Thursday, October 7, 2010

The moral to this shocking story: It pays to be union!

It took real estate billionaire Sam Zell just one year to drive the Tribune Co. into bankruptcy, after dissolving the employees' 401(k) plans and diverting their contributions.

Because of the way Zell structured the his purchase of the Tribune Co., workers technically own the company. But they'll get nothing from the bankruptcy settlement. The only group of workers who won't be left high and dry in retirement (other than Zell's pals in management) are Teamster-represented Tribune workers. They're still receiving contributions to their pension funds as required by their collective bargaining agreements.

Sadly, it isn't really shocking that a private leveraged buyout would result in the destruction of a functioning business like the Tribune Co., which owns the Chicago Tribune, the Los Angeles Times and WGN. The Teamsters have had plenty of nasty experiences with private equity firms. They tend to buy profitable companies, load them with debt, loot the assets and then kick their worthless carcasses to the curb.

What is shocking about the Tribune Co. is the way the new management abused employees. As The New York Times reported, executives'

...use of sexual innuendo, poisonous workplace banter and profane invective shocked and offended people throughout the company...

Now Teamsters are generally not offended by a little bad language. But according to the Times,

One of their first priorities was rewriting the employee handbook.

“Working at Tribune means accepting that you might hear a word that you, personally, might not use,” the new handbook warned. “You might experience an attitude you don’t share. You might hear a joke that you don’t consider funny. That is because a loose, fun, nonlinear atmosphere is important to the creative process.” It then added, “This should be understood, should not be a surprise and not considered harassment.”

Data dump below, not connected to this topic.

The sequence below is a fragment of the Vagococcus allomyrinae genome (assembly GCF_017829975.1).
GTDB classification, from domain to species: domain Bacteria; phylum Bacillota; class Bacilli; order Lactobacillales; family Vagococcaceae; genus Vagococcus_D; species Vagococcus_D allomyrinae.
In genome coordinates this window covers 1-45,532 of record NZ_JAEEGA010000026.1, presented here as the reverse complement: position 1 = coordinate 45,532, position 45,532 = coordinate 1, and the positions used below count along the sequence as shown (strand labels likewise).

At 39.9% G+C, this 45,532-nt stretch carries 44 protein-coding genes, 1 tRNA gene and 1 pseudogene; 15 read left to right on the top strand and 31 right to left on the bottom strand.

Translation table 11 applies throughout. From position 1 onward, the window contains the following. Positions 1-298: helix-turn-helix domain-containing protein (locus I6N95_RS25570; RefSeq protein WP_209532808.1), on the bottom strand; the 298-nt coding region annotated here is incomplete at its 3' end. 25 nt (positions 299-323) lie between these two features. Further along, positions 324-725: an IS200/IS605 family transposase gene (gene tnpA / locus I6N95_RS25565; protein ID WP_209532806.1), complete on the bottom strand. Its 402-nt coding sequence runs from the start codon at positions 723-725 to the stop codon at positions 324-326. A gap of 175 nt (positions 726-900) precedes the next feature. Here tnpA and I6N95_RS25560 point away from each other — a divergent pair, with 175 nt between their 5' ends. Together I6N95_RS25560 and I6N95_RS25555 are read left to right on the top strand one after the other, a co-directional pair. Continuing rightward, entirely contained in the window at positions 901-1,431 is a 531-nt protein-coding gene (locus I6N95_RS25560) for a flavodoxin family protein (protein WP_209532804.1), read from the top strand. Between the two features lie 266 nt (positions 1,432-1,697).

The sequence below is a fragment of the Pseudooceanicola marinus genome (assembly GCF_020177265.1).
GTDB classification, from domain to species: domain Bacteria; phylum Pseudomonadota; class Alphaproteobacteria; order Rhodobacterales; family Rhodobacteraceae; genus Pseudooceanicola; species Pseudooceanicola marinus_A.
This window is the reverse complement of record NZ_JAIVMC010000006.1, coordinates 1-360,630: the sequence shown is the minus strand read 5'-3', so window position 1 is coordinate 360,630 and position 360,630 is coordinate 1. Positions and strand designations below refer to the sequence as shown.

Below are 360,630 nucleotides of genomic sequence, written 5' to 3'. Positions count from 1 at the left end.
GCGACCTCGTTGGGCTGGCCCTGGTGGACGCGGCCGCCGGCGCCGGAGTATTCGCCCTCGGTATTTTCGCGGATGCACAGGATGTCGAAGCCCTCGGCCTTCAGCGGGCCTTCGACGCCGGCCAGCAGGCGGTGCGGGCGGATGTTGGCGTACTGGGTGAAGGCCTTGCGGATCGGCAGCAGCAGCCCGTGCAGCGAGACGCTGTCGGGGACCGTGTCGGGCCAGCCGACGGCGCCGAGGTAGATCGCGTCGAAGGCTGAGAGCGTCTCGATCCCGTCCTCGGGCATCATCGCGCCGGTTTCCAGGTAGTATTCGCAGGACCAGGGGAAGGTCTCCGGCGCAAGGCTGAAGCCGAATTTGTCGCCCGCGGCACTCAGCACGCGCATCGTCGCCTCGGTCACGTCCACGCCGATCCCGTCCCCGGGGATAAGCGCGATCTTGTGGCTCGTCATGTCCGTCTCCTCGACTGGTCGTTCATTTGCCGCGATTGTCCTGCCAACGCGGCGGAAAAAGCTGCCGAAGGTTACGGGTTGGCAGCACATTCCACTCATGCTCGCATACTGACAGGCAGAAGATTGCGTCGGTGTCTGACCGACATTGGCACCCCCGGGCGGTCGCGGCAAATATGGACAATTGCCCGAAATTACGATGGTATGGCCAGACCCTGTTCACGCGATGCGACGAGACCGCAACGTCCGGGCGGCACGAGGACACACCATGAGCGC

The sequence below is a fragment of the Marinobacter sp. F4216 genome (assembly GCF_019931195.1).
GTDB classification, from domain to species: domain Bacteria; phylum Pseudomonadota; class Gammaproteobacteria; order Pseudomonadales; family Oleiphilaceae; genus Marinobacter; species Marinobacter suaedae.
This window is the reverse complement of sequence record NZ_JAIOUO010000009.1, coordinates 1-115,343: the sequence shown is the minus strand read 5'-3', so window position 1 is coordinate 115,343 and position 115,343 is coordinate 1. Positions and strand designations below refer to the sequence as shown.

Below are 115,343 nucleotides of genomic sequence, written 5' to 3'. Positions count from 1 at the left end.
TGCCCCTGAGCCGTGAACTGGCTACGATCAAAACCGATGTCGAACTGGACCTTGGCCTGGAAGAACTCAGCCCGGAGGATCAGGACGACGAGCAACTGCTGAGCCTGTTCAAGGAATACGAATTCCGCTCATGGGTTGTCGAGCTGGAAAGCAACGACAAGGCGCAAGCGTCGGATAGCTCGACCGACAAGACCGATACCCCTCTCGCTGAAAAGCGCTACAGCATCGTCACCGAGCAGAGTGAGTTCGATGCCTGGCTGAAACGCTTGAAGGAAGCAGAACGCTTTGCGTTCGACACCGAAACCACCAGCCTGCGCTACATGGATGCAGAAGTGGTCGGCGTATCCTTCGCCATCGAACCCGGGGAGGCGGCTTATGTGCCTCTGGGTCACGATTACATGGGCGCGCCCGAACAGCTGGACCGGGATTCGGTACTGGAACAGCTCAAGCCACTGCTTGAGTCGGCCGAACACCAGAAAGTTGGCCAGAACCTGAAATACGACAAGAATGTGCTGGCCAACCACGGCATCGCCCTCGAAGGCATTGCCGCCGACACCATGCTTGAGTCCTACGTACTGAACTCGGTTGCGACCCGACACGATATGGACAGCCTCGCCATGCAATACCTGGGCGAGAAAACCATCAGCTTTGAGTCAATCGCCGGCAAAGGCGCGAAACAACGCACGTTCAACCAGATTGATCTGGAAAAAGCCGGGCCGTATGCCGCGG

In that "nonlinear atmosphere," 4,200 employees lost their jobs. The Tribune Tower was turned into a virtual frat house, the immensely popular WGN-AM radio station was ruined and longtime employees quit because they couldn't stand the work atmosphere.

Said the former managing editor,
“They wheeled around here doing what they wished, showing a clear contempt for most everyone that was here and used power just because they had it. They used the notion of reinventing the newspapers simply as a cover for cost-cutting.”

How much will top management award itself for driving the Tribune Co. over a cliff in a year?

They've proposed bonuses of $100 million for themselves for 2010.

Now that's shocking.